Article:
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Breeding from your bitch

If you are considering breeding from your bitch it is important you research the procedure carefully. Information on local breeders of certain pedigrees is available from the breed club secretary at the kennel club. The following questions should be considered before contemplating breeding:

  • Can you afford to breed from your bitch? – rearing puppies and the veterinary care of a pregnant bitch can be costly, especially if a ceasarian is required.
  • Do you have time to rear a litter of puppies? – although hopefully the bitch will do everything to begin with, you still have to spend time weaning and caring for the litter.
  • Can you home the puppies? – if your bitch has more than a couple of puppies and you cannot home them , do you have a plan?

If you feel you can do all of the above things, then below is some advice and help to make the process easier and hopefully safer for the bitch, the puppies and yourself.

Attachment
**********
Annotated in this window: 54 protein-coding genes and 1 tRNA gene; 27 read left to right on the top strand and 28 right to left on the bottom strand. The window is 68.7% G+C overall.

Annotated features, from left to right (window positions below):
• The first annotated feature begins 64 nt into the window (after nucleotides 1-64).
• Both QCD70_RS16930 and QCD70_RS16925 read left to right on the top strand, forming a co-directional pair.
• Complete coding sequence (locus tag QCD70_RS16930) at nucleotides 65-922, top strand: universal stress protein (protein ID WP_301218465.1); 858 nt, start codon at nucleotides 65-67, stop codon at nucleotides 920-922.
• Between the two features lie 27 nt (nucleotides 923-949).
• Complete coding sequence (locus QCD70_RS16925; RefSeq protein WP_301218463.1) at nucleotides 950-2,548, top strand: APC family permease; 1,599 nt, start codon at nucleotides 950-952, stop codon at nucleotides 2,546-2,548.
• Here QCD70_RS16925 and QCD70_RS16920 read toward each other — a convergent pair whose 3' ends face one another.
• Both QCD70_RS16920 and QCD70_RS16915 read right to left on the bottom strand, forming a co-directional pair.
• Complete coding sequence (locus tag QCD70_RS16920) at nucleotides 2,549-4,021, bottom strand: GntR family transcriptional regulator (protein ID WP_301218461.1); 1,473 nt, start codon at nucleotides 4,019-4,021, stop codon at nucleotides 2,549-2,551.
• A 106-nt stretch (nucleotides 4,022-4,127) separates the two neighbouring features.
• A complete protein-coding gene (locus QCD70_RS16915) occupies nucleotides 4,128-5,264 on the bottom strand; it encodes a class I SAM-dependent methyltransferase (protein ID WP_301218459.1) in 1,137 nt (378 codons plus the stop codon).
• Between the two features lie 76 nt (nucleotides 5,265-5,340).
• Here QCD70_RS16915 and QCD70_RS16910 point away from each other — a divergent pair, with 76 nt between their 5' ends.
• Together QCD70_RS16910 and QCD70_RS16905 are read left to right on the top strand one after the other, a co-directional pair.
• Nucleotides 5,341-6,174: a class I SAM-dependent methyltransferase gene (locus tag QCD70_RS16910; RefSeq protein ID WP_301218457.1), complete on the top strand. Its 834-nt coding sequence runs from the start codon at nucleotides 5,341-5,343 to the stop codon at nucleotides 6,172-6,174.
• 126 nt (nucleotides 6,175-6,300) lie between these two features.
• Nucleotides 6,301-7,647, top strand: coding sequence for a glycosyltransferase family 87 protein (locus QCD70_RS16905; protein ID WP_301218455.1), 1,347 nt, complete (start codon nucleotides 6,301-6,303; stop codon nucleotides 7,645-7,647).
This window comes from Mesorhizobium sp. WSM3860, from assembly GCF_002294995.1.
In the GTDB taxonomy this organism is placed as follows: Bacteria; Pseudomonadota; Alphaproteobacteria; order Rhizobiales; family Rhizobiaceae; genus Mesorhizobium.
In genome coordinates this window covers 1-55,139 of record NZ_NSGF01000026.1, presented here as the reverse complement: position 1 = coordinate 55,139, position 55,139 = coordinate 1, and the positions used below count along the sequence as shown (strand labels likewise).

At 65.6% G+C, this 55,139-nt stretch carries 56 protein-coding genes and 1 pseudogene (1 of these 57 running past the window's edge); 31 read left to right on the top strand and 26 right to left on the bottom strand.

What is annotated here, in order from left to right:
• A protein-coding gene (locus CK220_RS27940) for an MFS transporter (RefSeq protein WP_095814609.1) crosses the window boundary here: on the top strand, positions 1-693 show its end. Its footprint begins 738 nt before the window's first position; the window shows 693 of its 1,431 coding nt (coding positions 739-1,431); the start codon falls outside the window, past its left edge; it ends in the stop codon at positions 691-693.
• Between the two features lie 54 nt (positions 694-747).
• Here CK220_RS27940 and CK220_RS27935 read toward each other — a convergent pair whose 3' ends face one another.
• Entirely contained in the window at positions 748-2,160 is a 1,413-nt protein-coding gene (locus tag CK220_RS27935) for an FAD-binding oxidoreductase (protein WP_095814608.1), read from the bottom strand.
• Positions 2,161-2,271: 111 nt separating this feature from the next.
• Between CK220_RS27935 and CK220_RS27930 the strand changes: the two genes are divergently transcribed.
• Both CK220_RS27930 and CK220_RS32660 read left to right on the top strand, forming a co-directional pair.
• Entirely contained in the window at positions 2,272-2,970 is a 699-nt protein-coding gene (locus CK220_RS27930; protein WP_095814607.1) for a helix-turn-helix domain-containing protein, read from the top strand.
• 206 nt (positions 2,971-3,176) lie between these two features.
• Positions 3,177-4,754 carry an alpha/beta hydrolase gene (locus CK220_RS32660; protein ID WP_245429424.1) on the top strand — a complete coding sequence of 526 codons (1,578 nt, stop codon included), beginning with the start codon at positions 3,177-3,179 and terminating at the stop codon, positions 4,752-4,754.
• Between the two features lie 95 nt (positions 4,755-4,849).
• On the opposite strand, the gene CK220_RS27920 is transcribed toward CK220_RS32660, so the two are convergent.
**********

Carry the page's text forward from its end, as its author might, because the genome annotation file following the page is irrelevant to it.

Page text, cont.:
What should I do before breeding?

  • Before the process of breeding begins it is important to research your breed for any recommended health schemes, which should be undertaken before breeding. This can include hip and/or elbow scoring, eye testing and genetic blood testing to rule out any hereditary complaints. Bitches should not be allowed to have puppies until fully grown and developed themselves – in most breeds this is 2 years of age. Before you take your bitch to be mated you should ensure she is fully up to date with her vaccinations, is wormed and parasite treated.
  • Once in season a bitch is normally taken for mating around day 9-11, normally being mated twice 24-48 hours apart. A sign she is ready for mating is standing with the tail deviated to one side. Laboratory tests are available to determine more accurate mating times, these include a blood test for progesterone levels giving an accurate time of ovulation, or an inhouse vaginal smear cytology to look at cell morphology. Most bitches will only stand to allow mating when they are ready. It is best to discuss mating times with the owner of the stud dog, an experienced breeder or your veterinary surgeon.
  • Once your bitch has been mated we recommend giving the herpes vaccine. Herpes is a common cause of ‘fading’ puppy syndrome and this is often fatal. The vaccine has to be given one week post mating and then again 2 weeks prior to whelping.